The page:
Organisations are hiring independent professionals with high-quality talent and expertise for short bursts and specific purposes, only to fulfil key initiatives.
Indian organisations are opening up to the idea of leveraging talent on a flexible basis, with increased focus on skills and delivery rather than complex contracts. Interestingly, 61 per cent of the demand for freelancers involves less than three months of commitment. This indicates that firms are hiring high-quality talent and expertise for a short burst, with a specific purpose, to fulfil key initiatives.
A recent report by Flexing It, that leverages its proprietary data borne out of the short-term, project- based and consulting assignments posted on the platform from April 2016 to September 2016, reveals that businesses in India are slowly adopting a more open outlook towards flexible working. Remarkably, the flexible working norms are also taking a new turn with independent working going beyond remote working. 46 per cent of the projects posted have an onsite component. While MNCs and large corporates prefer onsite work, startups are more agile and flexible, creating more remote assignments.
The report states that 55 per cent of project requirements are for part-time resources requiring less than 40 hours per week. In addition, it also notes that a majority of shorter projects are remote, while longer projects tend to have a greater onsite component. The daily fee received in the longer projects is higher than in the short-term projects. However, a majority of professionals choose short-term projects indicating that independent professionals value ?exibility and learning in their careers more than other factors, including compensation growth.
Among the Indian organisations opening up to flexi-workers, startups and SMEs take the lead, making about 50 per cent of the businesses looking to engage with freelancers and business consultants. The startups are engaging with independent workers for projects in the field of marketing (21 per cent), creative and design services (17 per cent), and sales (17 per cent). On the other hand, the skills that are most sought after in flexi-working by large corporations and MNCs are, finance (26 per cent), IT (15 per cent) and strategy and consulting (15 per cent).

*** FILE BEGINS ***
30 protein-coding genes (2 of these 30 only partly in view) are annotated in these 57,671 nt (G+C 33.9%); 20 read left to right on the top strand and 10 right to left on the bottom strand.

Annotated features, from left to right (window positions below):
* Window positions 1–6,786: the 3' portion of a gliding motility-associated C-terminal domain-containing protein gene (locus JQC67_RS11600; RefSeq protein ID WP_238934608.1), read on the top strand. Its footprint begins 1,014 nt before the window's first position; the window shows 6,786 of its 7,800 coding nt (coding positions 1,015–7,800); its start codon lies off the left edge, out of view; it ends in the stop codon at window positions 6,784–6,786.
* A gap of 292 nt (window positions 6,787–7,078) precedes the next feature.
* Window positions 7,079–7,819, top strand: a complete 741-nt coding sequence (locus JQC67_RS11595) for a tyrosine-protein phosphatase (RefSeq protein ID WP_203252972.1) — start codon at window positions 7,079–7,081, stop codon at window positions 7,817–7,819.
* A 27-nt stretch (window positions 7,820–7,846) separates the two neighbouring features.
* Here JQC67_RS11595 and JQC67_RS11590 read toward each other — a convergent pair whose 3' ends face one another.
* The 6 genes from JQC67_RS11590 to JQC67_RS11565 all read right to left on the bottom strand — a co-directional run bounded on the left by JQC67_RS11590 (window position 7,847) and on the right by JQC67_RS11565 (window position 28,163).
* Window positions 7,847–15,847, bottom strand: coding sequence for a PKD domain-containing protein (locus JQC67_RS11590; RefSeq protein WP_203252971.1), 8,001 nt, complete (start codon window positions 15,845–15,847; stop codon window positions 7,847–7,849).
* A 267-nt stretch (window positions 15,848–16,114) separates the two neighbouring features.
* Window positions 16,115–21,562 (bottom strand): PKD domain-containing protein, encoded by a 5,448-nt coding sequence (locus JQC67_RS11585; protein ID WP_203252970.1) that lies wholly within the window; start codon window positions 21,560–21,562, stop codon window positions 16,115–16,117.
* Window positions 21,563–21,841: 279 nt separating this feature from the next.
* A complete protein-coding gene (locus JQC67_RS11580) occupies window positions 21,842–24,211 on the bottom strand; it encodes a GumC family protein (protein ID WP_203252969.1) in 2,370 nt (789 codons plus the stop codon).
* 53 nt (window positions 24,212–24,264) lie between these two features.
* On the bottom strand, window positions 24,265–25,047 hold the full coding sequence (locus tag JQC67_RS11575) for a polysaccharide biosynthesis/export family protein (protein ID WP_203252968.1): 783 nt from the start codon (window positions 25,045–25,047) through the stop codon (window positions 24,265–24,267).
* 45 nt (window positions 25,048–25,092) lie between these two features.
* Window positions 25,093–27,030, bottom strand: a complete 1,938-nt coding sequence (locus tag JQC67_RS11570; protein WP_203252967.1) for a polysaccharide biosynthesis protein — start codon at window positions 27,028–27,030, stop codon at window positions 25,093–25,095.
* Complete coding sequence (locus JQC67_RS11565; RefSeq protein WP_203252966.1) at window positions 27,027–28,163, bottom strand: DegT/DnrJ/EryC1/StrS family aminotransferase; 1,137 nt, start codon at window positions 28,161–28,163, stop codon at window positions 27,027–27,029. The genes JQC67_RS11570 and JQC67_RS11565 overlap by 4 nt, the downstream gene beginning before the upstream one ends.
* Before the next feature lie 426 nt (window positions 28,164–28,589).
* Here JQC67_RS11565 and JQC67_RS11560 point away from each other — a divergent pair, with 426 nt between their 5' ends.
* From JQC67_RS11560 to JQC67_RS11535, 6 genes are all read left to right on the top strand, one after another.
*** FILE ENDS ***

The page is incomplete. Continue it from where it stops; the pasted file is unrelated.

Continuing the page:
Organisations are no longer restricting their work to only those employees who can come in to the office every day and clock nine hours of work. Companies are now devising creative ways to get work delivered by assessing the capacity needed for base load delivery versus additional resources that can be brought on board as and when needed. The cities that top in hiring freelancers include Delhi NCR, Mumbai and Bangalore making up two thirds of the demand.
Chandrika Pasricha, founder and CEO, Flexing It says, “As technology, culture, demographics and expectations of professionals from their jobs today, undergo rapid transformation, Indian companies are evolving their HR policies to embrace the freelance economy. Organisations are bringing independent professionals on board to drive projects and new initiatives, access quality capacity during peak periods, retain flexibility, and of course source very specific skills and expertise.”
The winds of change are certainly sweeping across industries with the sectors innovating in the way they engage freelancers, including professional services (21 per cent), IT services (13 per cent), banks and financials (10 per cent), e-commerce & retail (8 per cent) and FMCG (7 per cent). The numbers are indicative of the fact that the future is bright for talent that has the right skills organisations are looking for. On the other hand, for businesses it means prepping for managing talent that’s more mobile and need-based than permanent.